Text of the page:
Testing For Herpes

Dec 08, 2011 No Comments by

If you think you might have herpes simplex then you should see your doctor and get tested. Anytime you have blisters or open sores it is the best time to be tested. This way the doctor can swab the sore for fluid, and can use this for an analysis.

But even if there are no outbreaks for the doctor to test, if you believe you might have herpes you should still see your medical practitioner as there are other types of tests that can search for herpes virus antibodies in your system. You can also explain why you think you might have herpes, discuss your symptoms, and explore treatment options if it is determined that you do have one of the types of herpes simplex.

Typically testing for herpes is done for genital herpes or HSV-2 only. Oral herpes is generally diagnosed visually if you have fever blisters or open sores. The severity and frequency of outbreaks will help the doctor determine if you need testing.

Symptoms for Active Herpes Outbreaks

Herpes simplex type 1 and type 2 are both viral infections for which there is no cure. Both forms of herpes simplex will cycle through periods of dormancy, where the viral organism is at rest, and periods of active outbreaks.

Both types of herpes simplex have similar symptoms, the main difference being where the herpes outbreaks manifest. For HSV-1 or oral herpes the fever blisters or cold sores will typically be concentrated around the lips or on the face. For HSV-2 or genital herpes these outbreaks will typically be found on or around the genitals, thighs, or buttocks.

Both types of herpes are very contagious, especially when there are visible signs of an outbreak. The signs and symptoms are somewhat individualized, from barely there to severe. If you have been sick or have intense periods of stress this can cause outbreaks, and may even cause the outbreaks to be more severe than you normally experience.

Besides the fever blisters and cold sores, symptoms for both types of herpes simplex may include muscle aches, fever, headache, and fatigue. Many people who have herpes don’t realize that they are infected with the disease. This is often because the symptoms can mirror the flu or other general illness. Swollen glands in the throat for oral herpes, and in the groin area for genital herpes may go un-noticed or thought to be something else. Many times the outbreaks will be written off as razor burn, pimples, ingrown hairs, or some kind of rash.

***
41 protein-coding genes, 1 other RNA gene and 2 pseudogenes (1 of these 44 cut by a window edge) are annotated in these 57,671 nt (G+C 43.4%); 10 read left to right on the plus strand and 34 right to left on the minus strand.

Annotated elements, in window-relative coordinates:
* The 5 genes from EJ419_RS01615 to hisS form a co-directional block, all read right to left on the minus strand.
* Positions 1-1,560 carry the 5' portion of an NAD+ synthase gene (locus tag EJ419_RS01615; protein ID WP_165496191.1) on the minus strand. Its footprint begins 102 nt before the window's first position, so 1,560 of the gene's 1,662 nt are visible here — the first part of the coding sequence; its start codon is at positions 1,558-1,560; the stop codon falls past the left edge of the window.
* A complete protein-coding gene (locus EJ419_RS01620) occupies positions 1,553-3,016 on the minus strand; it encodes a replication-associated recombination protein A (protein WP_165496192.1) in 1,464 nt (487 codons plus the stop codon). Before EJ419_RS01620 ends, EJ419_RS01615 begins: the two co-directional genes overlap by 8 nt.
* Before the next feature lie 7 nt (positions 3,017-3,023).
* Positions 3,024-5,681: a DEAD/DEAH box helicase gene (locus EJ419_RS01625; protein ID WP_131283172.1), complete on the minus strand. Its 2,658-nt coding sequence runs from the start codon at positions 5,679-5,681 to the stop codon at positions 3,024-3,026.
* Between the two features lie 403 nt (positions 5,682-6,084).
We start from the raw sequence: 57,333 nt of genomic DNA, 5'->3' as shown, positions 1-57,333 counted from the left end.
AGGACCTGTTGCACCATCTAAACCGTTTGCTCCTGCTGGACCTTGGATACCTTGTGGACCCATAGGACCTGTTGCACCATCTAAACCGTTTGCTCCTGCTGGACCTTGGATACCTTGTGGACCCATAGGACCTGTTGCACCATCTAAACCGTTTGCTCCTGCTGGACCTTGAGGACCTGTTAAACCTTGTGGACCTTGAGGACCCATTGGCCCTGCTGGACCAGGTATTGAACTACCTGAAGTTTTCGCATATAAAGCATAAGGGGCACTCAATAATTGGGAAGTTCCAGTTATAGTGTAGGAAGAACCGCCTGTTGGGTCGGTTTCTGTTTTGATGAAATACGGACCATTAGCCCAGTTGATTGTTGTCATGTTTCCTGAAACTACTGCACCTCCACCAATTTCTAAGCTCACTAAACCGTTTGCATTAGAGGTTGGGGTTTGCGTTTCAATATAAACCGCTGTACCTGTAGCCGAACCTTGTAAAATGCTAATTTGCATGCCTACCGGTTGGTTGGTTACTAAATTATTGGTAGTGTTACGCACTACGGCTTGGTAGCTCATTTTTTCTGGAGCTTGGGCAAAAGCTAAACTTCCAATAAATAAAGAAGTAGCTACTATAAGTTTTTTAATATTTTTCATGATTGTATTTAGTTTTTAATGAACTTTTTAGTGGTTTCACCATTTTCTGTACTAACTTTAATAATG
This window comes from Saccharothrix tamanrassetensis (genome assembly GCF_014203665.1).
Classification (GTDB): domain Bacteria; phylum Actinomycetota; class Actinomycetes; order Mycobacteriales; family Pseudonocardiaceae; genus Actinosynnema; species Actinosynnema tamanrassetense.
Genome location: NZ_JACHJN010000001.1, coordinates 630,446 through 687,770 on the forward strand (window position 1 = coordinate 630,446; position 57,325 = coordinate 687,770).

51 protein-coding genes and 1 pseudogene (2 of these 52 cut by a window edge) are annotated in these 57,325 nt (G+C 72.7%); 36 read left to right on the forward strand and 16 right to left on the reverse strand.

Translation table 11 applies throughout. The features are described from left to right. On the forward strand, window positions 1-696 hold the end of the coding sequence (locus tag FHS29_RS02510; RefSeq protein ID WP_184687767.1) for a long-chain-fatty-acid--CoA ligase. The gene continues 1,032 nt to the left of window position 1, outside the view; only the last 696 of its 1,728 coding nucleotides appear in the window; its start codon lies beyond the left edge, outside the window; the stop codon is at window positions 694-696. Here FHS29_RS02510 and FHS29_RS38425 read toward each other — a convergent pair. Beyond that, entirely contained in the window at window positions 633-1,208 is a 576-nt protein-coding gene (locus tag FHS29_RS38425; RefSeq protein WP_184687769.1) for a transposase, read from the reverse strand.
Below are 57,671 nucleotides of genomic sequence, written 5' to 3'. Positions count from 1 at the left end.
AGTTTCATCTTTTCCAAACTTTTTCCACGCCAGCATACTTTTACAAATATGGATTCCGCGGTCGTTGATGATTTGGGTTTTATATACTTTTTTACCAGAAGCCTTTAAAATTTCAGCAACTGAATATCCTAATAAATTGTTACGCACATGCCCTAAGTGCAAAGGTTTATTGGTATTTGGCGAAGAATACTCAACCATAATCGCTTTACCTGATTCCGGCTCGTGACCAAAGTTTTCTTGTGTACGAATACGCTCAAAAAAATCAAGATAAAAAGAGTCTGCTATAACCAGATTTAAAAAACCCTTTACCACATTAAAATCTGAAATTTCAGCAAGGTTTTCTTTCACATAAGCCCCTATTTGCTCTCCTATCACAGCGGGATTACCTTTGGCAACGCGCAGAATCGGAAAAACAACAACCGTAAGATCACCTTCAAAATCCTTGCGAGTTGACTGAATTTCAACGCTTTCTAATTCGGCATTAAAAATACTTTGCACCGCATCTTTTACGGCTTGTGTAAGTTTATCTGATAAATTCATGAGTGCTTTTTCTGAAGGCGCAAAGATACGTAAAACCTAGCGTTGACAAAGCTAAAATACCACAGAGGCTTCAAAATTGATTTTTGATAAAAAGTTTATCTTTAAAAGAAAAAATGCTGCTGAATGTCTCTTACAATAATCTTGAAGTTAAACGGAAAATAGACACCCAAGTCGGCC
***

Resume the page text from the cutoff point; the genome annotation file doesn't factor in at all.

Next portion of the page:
Typically the primary infection will have more blisters or sores than subsequent outbreaks. The first manifestation of the viral infection will often cover the most area of skin, with recurrences focused over less area. With genital herpes the first showing of the illness may cause painful urination, swollen lymph nodes, and a general feeling of sickness. The flare-ups will typically be less severe, but not always. A poor immune system or increased stress can cause flare-ups or outbreaks to gain in severity.

The reason the first occurrence of herpes simplex is the worst is that your body hasn’t yet created the antibodies needed to fight off the viral infection. Once you’ve had the initial outbreak, the antibodies produced to fight the infection will keep it from being as severe as the first time.

Testing For Herpes

While it is true that diagnosing herpes simplex is usually done by your doctor after you have shared your symptoms and he has confirmed an outbreak, there are tests available to confirm if you have herpes or not. This might be particularly important if you are pregnant or become pregnant, or if you want to help keep your partner or future partner from getting herpes.

As stated before, when you have an active outbreak with blisters or sores you should go see your doctor before they heal. This would allow the doctor to swab the lesions and use the primary testing methods to verify whether or not you have the disease.

The primary testing methods for herpes simplex include:

  • Herpes Viral Culture – Once fluid or cells are taken from a blister or sore with a cotton swab, the sample is put into a culture container that will be left for a period of time and then evaluated for herpes.
  • Herpes Virus antigen detection test – Again using cells scrapped from a fresh outbreak, the swab is smeared on a slide and put under a microscope so that the doctor or lab technician can search for herpes antigens. This test is sometimes done alone, or along with a viral culture.
  • Polymerase chain reaction or PCR test – Typically this type of test is done on a blood sample or on spinal fluids. PCR is used to find the herpes DNA or genetic markers. One advantage to this test is that it can differentiate between the two forms of Herpes Simplex, HSV-1 and HSV-2. Traditionally this test is done on spinal fluid and used when herpes is believed to be causing a brain infection.
  • Antibody tests – This blood test is done to look for herpes antibodies that can be found in the blood if you have been exposed to herpes and have had the first outbreak. This test is not helpful if you have recently been infected and it can’t tell if you have a herpes infection that is active now, or if it is an infection you had in the past. There are some blood tests that will just tell you that you have herpes, and some that will tell you if you have oral herpes or genital herpes.

Typically test samples for genital herpes are taken from the sores found in the genital area. There are extremely rare circumstances where fluids may need to be taken from blood, urine, tears, or spinal fluid.

There are private, in home tests available for herpes. See here for more information on these tests.

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